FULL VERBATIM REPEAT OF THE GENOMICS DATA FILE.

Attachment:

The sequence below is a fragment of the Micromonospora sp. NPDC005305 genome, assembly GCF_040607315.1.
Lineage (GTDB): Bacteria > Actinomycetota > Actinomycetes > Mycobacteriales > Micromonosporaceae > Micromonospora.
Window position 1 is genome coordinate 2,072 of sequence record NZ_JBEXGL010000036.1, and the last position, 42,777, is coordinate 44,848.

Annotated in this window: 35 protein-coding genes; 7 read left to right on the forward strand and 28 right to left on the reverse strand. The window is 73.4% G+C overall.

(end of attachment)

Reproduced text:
The sequence below is a fragment of the Micromonospora sp. NPDC005305 genome, assembly GCF_040607315.1.
Lineage (GTDB): Bacteria > Actinomycetota > Actinomycetes > Mycobacteriales > Micromonosporaceae > Micromonospora.
Window position 1 is genome coordinate 2,072 of sequence record NZ_JBEXGL010000036.1, and the last position, 42,777, is coordinate 44,848.

Annotated in this window: 35 protein-coding genes; 7 read left to right on the forward strand and 28 right to left on the reverse strand. The window is 73.4% G+C overall.